The beginning line of Clement Moore’s A Visit from St. Nicholas always makes me think of elementary school Christmas programs. My brief stint on stage (in 3rd or 4th grade) was to recite that poem. How proud I was to learn all the lines and, even today, can probably get through it without a hitch. What a wonderful tale it is with vivid images that stick in our minds.
Christmas Eve at our house when my children were growing up was one of chaos as Hubs and I frantically wrapped last minutes gifts (always one more thing) and I was strung out from trying to do too many things at the last minute. Oh wait, I didn’t make [insert name of cookie] or I forgot a gift for so-and-so. There was always a good (in my mind) reason for not doing things ahead of time. Hubs was so patient—still is.
With age comes common sense. Or so they say. I’ve learned that the world doesn’t come to an end if I don’t make Christmas cookies. Now if it had ended last Friday, I guess it would’ve been my fault. Our cards usually arrive at our family and friends after Christmas. Oh, well. They’ll be more relaxed and can enjoy our newsy letter. That’s my story and I’m sticking to it.
My father-in-law was like a child on this day. When he and my mother-in-law came for a visit for the holidays, he insisted we open one gift on Christmas Eve. He couldn’t stand waiting until morning. Of course, the kids were delighted. So we got into the tradition of opening one gift that evening. Now with going to our own children’s home for Christmas Hubs and I open our gifts ahead of time. He still manages to surprise me and I him with some little gift. After forty years of trying and sometimes failing to find the right gift, he takes me shopping so I can pick out mine and I do the same for him. Then we act silly while unwrapping the Keurig or new tackle box and say “oh my goodness, just what I wanted”. We’ll have more fun when we watch the grandkiddies open their gifts—especially the ones Papa made in his workshop.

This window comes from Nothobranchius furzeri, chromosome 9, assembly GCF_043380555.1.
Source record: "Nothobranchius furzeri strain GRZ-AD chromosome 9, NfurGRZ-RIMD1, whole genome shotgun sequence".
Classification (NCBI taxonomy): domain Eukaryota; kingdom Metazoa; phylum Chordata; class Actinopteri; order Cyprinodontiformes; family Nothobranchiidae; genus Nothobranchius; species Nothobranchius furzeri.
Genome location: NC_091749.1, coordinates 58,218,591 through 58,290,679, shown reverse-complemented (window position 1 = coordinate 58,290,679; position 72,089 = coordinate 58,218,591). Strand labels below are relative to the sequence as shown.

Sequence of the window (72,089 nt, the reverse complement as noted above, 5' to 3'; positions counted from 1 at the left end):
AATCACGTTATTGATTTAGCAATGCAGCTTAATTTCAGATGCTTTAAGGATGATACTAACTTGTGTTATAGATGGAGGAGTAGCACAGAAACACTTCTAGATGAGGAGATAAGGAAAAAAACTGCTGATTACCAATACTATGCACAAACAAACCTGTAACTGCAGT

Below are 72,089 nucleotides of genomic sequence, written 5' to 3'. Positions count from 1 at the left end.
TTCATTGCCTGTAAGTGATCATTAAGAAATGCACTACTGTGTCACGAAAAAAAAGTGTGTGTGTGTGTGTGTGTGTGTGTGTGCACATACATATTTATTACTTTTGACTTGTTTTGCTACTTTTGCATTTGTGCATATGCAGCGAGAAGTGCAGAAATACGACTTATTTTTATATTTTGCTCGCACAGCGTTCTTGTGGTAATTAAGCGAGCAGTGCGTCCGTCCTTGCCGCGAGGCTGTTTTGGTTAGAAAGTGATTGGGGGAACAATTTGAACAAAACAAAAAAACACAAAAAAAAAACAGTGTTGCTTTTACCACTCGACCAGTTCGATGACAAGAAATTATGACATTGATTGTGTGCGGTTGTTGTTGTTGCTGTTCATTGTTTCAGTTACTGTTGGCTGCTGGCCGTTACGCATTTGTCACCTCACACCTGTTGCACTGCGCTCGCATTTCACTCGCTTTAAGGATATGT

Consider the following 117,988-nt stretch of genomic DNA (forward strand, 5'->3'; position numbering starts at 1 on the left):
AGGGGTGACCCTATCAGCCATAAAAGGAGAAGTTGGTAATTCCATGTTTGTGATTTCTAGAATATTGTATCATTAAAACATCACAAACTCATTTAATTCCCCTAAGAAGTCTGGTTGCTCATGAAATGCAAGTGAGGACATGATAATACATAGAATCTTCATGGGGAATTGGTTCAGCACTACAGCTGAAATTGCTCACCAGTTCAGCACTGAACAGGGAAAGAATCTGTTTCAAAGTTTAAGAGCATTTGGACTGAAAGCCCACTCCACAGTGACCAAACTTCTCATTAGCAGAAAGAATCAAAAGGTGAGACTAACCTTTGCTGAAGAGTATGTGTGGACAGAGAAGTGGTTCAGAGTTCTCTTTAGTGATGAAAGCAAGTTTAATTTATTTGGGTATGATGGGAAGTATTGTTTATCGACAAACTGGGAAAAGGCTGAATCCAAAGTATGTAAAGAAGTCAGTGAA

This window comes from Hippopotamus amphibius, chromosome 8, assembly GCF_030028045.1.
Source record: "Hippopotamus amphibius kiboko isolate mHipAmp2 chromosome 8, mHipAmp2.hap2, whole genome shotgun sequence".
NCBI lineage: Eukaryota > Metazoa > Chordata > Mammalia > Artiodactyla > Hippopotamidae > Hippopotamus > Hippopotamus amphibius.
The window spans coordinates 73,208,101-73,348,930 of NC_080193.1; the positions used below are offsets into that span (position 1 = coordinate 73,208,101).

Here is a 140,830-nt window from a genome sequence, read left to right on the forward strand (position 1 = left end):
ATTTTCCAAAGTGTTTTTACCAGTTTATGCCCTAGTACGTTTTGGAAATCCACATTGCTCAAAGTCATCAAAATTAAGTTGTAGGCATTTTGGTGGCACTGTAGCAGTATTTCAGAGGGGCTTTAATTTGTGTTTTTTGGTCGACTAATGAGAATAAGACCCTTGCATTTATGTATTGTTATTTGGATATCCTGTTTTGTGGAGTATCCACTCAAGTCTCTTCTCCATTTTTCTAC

The gifts, cookies, tree trimming, cards are various traditions that come and go. But the real reason for this holiday never changes. The hope and joy brought to the world with the birth of our savior. Everything else is extraneous.
I wish you and your families that same hope and joy. And, most of all, peace.